The diamond industry is aiming its new ads at millennials who aren’t that into marriage

The diamond industry wants millennials to go for the real thing.
The diamond industry wants millennials to go for the real thing.
Image: Diamond Producers Association/Mother NY
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Millennials are falling out of love with marriage—or at least delaying it until later in life. That could have some serious implications for the diamond industry, which has long depended on engagement rings and wedding anniversary presents to keep it going.

So the industry is trying out a new pitch on millennials—one that has nothing to do with marriage.

The Diamond Producers Association launched its first new campaign in five years this week to push millennials to commemorate their “real,” honest relationships with diamonds, even if marriage isn’t part of the equation.

The ad campaign, created by creative agency Mother NY, includes two videos that show the messy and beautiful sides of two non-traditional relationships between couples who are exploring the world together.

“Maybe we won’t ever get married, and maybe we will” says the female voiceover in one ad, as she sports a diamond necklace on her neck. “But I will spend my future with you.”

Mother NY, with the help of research firm The Sound, reportedly spent more than six months interviewing young people around the US as part of the project. The agency learned that millennials associated diamonds with a “fairytale love story that wasn’t relevant to them,” said Thomas Henry, strategist at Mother NY, in a statement. “We needed to bring this powerful symbol into the modern world by acknowledging that perfection is no longer the goal for a great relationship.”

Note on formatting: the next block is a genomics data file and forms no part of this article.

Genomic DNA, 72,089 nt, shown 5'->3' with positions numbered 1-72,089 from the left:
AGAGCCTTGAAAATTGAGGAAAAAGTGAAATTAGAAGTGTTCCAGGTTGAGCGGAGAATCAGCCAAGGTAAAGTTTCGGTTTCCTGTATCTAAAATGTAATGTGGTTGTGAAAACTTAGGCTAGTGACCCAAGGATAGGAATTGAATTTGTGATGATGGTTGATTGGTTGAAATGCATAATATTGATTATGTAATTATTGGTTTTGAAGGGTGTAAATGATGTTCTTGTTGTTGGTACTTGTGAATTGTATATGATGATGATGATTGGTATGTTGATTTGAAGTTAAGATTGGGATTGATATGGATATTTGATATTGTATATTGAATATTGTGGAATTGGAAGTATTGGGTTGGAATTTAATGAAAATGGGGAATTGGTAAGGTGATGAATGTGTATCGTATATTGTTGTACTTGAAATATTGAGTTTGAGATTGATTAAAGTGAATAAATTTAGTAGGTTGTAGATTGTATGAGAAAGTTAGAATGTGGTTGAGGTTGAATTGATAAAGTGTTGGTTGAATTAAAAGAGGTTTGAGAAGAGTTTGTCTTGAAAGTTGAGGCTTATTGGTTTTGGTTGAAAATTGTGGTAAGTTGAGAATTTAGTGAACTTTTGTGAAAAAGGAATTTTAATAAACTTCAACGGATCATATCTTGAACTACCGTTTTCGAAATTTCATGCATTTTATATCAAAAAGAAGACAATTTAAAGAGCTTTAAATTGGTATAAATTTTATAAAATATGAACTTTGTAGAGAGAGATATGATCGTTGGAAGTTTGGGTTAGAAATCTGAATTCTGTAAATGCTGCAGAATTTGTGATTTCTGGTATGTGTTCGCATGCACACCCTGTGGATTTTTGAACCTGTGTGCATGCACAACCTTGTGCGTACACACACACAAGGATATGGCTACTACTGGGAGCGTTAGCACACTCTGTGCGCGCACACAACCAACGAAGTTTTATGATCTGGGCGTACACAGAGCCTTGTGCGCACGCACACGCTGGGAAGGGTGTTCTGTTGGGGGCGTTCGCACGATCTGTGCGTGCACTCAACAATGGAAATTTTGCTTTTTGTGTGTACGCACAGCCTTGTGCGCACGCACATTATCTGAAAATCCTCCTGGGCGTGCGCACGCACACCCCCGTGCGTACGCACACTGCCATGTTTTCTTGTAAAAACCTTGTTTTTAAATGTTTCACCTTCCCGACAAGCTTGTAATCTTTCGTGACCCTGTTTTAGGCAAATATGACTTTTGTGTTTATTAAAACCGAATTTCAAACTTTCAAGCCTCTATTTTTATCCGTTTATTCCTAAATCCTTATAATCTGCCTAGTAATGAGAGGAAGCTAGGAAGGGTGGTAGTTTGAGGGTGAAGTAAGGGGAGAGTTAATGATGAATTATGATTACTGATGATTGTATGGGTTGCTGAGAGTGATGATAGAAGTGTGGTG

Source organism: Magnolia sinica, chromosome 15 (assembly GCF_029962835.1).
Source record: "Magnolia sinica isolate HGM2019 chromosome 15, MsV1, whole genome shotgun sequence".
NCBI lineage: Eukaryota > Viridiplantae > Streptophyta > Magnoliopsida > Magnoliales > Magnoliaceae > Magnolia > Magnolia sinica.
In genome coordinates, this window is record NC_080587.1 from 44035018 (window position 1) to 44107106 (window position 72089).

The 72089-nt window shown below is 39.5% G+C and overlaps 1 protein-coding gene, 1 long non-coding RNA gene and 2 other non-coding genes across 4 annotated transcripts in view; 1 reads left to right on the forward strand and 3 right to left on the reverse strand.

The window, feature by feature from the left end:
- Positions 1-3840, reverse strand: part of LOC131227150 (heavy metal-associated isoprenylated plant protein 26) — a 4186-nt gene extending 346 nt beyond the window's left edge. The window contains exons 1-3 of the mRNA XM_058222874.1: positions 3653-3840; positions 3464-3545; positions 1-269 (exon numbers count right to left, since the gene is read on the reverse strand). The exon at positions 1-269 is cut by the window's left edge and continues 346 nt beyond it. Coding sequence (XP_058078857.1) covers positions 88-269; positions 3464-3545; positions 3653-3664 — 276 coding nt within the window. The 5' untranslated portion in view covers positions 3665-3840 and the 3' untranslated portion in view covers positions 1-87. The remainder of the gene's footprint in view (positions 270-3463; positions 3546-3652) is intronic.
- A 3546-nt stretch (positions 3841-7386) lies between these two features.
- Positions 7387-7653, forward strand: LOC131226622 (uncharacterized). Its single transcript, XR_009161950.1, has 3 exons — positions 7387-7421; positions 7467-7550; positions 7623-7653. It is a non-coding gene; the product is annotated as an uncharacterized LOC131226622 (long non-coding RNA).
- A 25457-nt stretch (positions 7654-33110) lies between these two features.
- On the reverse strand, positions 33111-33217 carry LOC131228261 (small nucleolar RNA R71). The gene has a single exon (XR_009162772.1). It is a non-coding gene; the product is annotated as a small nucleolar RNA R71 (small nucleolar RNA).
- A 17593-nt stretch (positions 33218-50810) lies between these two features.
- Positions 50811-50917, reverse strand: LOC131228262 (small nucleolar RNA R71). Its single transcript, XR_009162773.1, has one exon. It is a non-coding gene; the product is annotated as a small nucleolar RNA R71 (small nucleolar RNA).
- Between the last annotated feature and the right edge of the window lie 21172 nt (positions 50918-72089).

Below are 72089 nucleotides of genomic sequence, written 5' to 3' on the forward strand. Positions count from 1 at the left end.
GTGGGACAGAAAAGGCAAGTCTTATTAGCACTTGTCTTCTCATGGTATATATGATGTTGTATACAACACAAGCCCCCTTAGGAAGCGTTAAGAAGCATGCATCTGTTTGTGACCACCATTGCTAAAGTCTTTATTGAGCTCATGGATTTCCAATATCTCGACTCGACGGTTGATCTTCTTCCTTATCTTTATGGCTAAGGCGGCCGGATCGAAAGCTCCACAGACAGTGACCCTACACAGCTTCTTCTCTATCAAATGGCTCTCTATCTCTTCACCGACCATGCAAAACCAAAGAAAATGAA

Similarly, more than a decade ago, other members of the diamond industry began marketing right-hand diamond rings, primarily to independent women who didn’t need men to buy rings for them.

Millennials are still buying diamonds. In 2015, millennials spent nearly $26 billion on diamond jewelry, according to De Beers annual Diamond Insight Report (pdf). The cohort comprised 45% of retail diamond sales in the top four diamond markets—the US, China, Japan, and India—and 41% in the US, the research showed.

But it’s unclear whether millennials are spending as much on diamonds as the generations of young people before them.

Growth in diamond retail sales has slowed. Other reports suggests that money-conscious millennials are less inclined to spend on luxuries like diamonds, because they place a higher value on experiences like travel. They’ve also grown skeptical of the diamond industry and are turning to cheaper and perhaps more ethical gems like sapphires, emeralds, and pearls, or synthetic stones like lab-grown diamonds.

The Diamond Producers Association’s latest campaign aims to speak to both of these challenges. The videos depict adventurous couples who have travelled to Thailand and elsewhere wearing diamonds around their necks rather than rings on their fingers. And the ads suggest that there’s nothing quite like the real thing—whether in relationships or in jewelry. “Real is rare,” reads the tagline.